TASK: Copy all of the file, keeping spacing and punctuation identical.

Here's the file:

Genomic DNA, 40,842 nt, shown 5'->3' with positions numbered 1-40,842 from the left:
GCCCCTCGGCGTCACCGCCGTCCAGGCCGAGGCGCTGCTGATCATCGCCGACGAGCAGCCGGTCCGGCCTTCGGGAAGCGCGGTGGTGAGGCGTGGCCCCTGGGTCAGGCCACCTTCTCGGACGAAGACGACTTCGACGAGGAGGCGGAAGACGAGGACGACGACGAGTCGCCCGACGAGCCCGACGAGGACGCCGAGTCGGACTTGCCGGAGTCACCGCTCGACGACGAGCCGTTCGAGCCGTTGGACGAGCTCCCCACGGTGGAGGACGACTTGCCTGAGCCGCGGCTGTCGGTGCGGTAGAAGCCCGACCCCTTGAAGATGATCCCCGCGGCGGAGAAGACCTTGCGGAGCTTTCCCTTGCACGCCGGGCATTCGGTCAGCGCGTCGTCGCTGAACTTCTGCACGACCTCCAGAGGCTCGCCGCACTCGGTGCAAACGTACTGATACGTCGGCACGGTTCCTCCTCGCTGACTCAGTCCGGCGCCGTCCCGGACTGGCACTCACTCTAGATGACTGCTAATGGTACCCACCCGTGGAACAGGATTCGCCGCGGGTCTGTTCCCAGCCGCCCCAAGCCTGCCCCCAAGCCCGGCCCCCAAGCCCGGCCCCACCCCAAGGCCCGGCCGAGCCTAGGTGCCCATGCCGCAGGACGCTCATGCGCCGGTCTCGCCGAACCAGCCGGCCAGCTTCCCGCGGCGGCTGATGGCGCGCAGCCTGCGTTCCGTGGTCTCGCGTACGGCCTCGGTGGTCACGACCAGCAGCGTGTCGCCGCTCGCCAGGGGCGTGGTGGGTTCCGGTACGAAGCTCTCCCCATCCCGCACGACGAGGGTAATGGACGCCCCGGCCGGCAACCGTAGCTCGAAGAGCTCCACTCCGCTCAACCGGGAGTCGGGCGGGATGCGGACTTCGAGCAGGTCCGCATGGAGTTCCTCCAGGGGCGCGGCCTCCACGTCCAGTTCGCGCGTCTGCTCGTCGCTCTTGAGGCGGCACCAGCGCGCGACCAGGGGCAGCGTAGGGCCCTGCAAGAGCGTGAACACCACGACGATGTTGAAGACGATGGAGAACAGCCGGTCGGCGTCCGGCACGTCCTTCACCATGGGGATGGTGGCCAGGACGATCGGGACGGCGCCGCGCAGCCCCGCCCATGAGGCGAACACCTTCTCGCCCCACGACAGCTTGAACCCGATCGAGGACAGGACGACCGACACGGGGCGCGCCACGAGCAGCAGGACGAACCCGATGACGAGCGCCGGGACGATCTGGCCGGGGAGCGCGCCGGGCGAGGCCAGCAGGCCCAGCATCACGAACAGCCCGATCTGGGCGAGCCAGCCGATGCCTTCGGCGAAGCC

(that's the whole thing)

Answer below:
Genomic DNA, 40,842 nt, shown 5'->3' with positions numbered 1-40,842 from the left:
GCCCCTCGGCGTCACCGCCGTCCAGGCCGAGGCGCTGCTGATCATCGCCGACGAGCAGCCGGTCCGGCCTTCGGGAAGCGCGGTGGTGAGGCGTGGCCCCTGGGTCAGGCCACCTTCTCGGACGAAGACGACTTCGACGAGGAGGCGGAAGACGAGGACGACGACGAGTCGCCCGACGAGCCCGACGAGGACGCCGAGTCGGACTTGCCGGAGTCACCGCTCGACGACGAGCCGTTCGAGCCGTTGGACGAGCTCCCCACGGTGGAGGACGACTTGCCTGAGCCGCGGCTGTCGGTGCGGTAGAAGCCCGACCCCTTGAAGATGATCCCCGCGGCGGAGAAGACCTTGCGGAGCTTTCCCTTGCACGCCGGGCATTCGGTCAGCGCGTCGTCGCTGAACTTCTGCACGACCTCCAGAGGCTCGCCGCACTCGGTGCAAACGTACTGATACGTCGGCACGGTTCCTCCTCGCTGACTCAGTCCGGCGCCGTCCCGGACTGGCACTCACTCTAGATGACTGCTAATGGTACCCACCCGTGGAACAGGATTCGCCGCGGGTCTGTTCCCAGCCGCCCCAAGCCTGCCCCCAAGCCCGGCCCCCAAGCCCGGCCCCACCCCAAGGCCCGGCCGAGCCTAGGTGCCCATGCCGCAGGACGCTCATGCGCCGGTCTCGCCGAACCAGCCGGCCAGCTTCCCGCGGCGGCTGATGGCGCGCAGCCTGCGTTCCGTGGTCTCGCGTACGGCCTCGGTGGTCACGACCAGCAGCGTGTCGCCGCTCGCCAGGGGCGTGGTGGGTTCCGGTACGAAGCTCTCCCCATCCCGCACGACGAGGGTAATGGACGCCCCGGCCGGCAACCGTAGCTCGAAGAGCTCCACTCCGCTCAACCGGGAGTCGGGCGGGATGCGGACTTCGAGCAGGTCCGCATGGAGTTCCTCCAGGGGCGCGGCCTCCACGTCCAGTTCGCGCGTCTGCTCGTCGCTCTTGAGGCGGCACCAGCGCGCGACCAGGGGCAGCGTAGGGCCCTGCAAGAGCGTGAACACCACGACGATGTTGAAGACGATGGAGAACAGCCGGTCGGCGTCCGGCACGTCCTTCACCATGGGGATGGTGGCCAGGACGATCGGGACGGCGCCGCGCAGCCCCGCCCATGAGGCGAACACCTTCTCGCCCCACGACAGCTTGAACCCGATCGAGGACAGGACGACCGACACGGGGCGCGCCACGAGCAGCAGGACGAACCCGATGACGAGCGCCGGGACGATCTGGCCGGGGAGCGCGCCGGGCGAGGCCAGCAGGCCCAGCATCACGAACAGCCCGATCTGGGCGAGCCAGCCGATGCCTTCGGCGAAGCC